Turning depression around


on 23/09/2013

People living with depression are among the most devious, conniving, two-faced people you’re ever likely to come across.  We’re so good at it, we have you all fooled, most of the time at least.

We’ll tell you things we don’t mean.  We’ll let you down at the last minute with some half-hearted excuse that barely holds itself together.  We’ll lie blatantly to your face, or more likely, over the phone, by text, or by email, because we don’t want to bring you down to our level by physically spending time with you.

It’s not that we’re being insincere or malicious.  We genuinely don’t want you to know the truth about us and our lives.  If you did, you’d worry about us, almost as much as we worry about ourselves.  From the bottom of our hearts, we don’t want that for you.  The closer you are to us, the less we want you to know.  The closer you are to us, the more barriers we put in your way.  The closer you are to us, the more likely you are to force us to confront our own truth.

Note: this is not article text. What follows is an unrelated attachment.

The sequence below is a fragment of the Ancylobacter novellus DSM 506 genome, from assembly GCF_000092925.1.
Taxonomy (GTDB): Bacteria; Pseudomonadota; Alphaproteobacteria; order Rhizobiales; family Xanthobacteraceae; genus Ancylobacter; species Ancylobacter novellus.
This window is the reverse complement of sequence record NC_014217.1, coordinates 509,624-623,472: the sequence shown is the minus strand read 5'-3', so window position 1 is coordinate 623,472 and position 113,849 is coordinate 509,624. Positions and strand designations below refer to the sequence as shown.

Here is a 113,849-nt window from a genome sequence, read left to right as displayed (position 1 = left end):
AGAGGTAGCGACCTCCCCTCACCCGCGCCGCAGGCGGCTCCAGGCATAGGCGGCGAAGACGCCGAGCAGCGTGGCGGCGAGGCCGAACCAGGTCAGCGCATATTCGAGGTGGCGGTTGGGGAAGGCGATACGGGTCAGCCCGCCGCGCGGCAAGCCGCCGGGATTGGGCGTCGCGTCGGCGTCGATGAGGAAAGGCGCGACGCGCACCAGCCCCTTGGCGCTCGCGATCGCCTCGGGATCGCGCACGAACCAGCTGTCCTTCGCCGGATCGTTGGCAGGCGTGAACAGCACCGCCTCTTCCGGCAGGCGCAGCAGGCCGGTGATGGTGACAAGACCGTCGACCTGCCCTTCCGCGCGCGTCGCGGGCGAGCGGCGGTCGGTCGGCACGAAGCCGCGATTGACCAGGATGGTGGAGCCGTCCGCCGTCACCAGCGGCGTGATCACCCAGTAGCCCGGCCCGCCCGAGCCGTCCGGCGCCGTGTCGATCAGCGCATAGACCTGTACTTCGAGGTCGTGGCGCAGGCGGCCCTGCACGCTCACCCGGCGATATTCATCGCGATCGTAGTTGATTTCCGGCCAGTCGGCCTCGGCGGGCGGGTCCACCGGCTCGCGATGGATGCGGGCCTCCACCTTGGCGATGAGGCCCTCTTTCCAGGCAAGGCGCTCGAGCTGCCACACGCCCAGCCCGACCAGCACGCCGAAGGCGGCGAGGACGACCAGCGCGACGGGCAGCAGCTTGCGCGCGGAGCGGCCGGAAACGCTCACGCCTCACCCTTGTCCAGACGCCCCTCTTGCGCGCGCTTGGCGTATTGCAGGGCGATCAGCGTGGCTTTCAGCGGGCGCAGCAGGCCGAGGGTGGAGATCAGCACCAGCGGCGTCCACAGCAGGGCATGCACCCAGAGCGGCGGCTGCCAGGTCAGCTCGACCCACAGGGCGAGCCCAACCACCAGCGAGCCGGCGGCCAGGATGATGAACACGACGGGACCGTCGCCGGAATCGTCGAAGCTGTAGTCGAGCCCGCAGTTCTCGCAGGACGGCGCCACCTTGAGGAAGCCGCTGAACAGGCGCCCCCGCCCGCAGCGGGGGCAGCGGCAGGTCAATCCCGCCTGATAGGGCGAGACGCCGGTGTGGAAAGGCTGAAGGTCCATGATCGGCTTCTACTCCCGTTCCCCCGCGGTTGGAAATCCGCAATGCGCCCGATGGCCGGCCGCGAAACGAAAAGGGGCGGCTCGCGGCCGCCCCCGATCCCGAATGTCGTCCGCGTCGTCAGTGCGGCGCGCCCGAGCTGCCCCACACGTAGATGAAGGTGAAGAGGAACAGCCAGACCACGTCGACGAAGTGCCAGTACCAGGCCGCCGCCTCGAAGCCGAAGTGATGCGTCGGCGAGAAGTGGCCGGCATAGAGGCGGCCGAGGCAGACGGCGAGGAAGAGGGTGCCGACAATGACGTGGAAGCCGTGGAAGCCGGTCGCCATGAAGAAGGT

It’s a truth that we don’t want to admit to ourselves, and if we admit it others, it becomes real.  If we can’t handle that truth, how can we expect you to?  How could you understand something that we can’t properly explain to ourselves?  The effort of trying to make sense of it all is far greater than the effort of forcing that smile, that laughter, that “yeah, everything’s fine – no complaints!”.

But as close as you are, maybe you can see the cracks in  the mask from where we try too hard to pretend that we’re just as well as the rest of the world.  If you can see through those cracks, you might just catch a glimpse of the pain on our true face.  Can you convince us to draw the mask away?


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